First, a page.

The NY Times has a fairly scary (though not particularly surprising) article about unfunded retirement obligations of government bodies.
Thousands of government bodies, including states, cities, towns, school
districts and water authorities, are in for the same kind of shock in the next
year or so. For years, governments have been promising generous medical benefits
to millions of schoolteachers, firefighters and other employees when they
retire, yet experts say that virtually none of these governments have kept track
of the mounting price tag. The usual practice is to budget for health care a
year at a time, and to leave the rest for the future.
Off the government balance sheets - out of sight and out of mind - those
obligations have been ballooning as health care costs have spiraled and as the
baby-boom generation has approached retirement. And now the accounting rulemaker
for the public sector, the Governmental Accounting Standards Board, says it is
time for every government to do what Duluth has done: to come to grips with the
total value of its promises, and to report it to their taxpayers and
Its not too surprising to most of us that the government, which is actively putting Enron managers in jail for hiding liabilities off-balance-sheet, turns out to be a far worse offender at the same practice. The few agencies that have performed the actuarial calculation are coming up with staggering numbers:
Stephen T. McElhaney, an actuary and principal at Mercer Human Resources, a
benefits consulting firm that advises states and local governments, estimated
that the national total could be $1 trillion. "This is a huge liability," said
Jan Lazar, an independent benefits consultant in Lansing, Mich. "If anybody
understands it, they'll freak out."...
Maryland, for example, now spends about $311 million annually on retiree health
premiums. But when that state calculated the value of the retirement benefits it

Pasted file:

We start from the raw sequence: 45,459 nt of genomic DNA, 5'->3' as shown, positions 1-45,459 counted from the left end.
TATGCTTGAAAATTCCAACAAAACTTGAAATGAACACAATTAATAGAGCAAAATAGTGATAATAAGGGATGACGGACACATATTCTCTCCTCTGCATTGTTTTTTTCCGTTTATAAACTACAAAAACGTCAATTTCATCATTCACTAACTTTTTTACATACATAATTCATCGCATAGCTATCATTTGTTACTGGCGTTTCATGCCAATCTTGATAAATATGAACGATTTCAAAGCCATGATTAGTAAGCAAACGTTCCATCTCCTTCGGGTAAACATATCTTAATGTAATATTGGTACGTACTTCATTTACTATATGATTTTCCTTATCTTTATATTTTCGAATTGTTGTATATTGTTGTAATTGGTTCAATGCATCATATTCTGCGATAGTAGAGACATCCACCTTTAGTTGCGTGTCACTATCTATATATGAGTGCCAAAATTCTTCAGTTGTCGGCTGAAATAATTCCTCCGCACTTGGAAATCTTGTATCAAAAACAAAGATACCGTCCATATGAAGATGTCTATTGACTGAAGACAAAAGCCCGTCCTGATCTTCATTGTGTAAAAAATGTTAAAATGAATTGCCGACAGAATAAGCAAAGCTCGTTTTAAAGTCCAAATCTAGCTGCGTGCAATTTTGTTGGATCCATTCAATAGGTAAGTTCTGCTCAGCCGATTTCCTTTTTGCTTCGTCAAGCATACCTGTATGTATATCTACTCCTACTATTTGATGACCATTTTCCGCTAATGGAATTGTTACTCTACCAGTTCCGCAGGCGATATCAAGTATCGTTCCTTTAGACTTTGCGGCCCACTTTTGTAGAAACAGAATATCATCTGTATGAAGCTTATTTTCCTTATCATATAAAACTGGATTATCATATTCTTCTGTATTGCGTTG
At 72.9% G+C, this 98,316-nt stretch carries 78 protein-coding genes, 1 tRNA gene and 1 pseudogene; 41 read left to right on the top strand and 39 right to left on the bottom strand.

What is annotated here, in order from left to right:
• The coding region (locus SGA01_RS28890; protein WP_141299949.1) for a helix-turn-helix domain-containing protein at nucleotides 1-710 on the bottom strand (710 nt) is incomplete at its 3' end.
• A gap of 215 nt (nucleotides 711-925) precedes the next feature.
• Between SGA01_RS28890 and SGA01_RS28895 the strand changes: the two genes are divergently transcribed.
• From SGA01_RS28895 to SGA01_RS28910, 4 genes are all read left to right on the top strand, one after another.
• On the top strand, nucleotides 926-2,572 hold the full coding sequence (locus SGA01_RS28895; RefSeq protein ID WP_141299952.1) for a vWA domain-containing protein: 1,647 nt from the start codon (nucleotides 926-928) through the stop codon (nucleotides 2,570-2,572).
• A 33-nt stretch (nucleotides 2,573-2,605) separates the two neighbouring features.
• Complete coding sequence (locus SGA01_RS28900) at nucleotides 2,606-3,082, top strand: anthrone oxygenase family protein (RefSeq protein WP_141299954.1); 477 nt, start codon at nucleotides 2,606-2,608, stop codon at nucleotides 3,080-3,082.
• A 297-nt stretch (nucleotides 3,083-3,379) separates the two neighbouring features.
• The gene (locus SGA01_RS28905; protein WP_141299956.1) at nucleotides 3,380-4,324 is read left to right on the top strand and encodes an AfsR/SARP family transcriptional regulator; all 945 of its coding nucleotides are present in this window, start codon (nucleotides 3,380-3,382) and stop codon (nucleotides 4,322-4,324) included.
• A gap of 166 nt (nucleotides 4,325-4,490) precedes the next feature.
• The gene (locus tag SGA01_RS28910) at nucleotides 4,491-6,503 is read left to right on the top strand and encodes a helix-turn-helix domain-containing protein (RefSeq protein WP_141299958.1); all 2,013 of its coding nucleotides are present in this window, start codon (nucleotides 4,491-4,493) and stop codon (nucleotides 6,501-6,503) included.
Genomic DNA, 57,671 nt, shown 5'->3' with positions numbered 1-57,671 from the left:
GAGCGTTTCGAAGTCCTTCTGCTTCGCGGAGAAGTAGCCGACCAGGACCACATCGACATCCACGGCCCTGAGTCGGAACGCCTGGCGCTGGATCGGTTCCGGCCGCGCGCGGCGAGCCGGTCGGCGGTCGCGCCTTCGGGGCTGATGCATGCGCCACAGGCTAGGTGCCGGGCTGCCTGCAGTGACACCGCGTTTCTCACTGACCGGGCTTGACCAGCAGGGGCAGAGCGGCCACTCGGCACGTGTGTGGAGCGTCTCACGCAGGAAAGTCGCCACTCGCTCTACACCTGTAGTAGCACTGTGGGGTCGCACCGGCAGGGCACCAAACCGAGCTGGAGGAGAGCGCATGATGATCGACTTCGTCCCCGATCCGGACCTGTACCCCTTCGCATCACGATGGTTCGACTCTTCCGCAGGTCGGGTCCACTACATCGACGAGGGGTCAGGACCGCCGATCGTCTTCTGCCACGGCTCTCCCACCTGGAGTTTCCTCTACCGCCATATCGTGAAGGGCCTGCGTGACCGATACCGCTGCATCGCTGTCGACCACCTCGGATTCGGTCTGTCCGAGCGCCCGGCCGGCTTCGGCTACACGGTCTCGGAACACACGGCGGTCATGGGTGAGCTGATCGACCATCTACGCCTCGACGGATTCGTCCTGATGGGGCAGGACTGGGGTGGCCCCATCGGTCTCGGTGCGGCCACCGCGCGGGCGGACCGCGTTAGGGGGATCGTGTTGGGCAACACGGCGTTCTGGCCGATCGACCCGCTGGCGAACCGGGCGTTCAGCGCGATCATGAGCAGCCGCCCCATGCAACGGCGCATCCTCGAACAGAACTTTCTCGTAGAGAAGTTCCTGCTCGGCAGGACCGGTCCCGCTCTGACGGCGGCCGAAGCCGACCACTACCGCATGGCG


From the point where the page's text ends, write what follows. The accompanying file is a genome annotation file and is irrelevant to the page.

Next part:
has promised to current employees, the total was $20.4 billion. And the yearly
cost will jump to $1.9 billion under the new rule, according to an analysis for
the state by actuaries at Aon
Consulting, which advises companies on benefits.
I usually severely discount consultant scare numbers like "$1 trillion", particularly after the year 2000 bug orgy of doomsaying, but if Maryland, an average size state, is facing $20 billion, then a trillion may only account for state governments. The number may well be higher when you include cities, counties, school districts, etc.
While this is clearly bad news, there is also a silver lining. Politicians for years have given away richer and richer public employee retirement benefits because they appeared "free" (free to a politician being anything that doesn't have to be paid for when he/she is in office). By changing accounting standards to force acknowledgment of this liability, politicos will at least have to address true costs of any future giveaways.
As a minimum, most public authorities are looking to change benefits for new employees, which is an entirely reasonable response that should have been taken years ago. Just as past changes in public accounting for pensions caused agencies to shift benefits to 401K's from defined benefit pensions, so this rule-changes in retiree medical care will certainly change benefits packages.
However, that being said, I have a much bigger problem with several state's proposals to retroactively reduce benefits for existing retirees and employees. These retirement benefits are a contract, and should not be allowed to be changed casually, any more than could an agency just choose to renege on a municipal bond payment. Sure, the commitments may have been irresponsible, but that does not make them automatically void. Private companies from time to time get themselves in a similar mess, and the only way for them to relieve themselves of some of this liability is through the bankruptcy process. Public agencies should be forced to do the same. They should not be able to use their coercive legislative power to just make these obligations disappear at the stroke of a pen -- they need to go through the pain of a bankruptcy, where all creditors, not just pensioners selectively, will need to share in the haircut.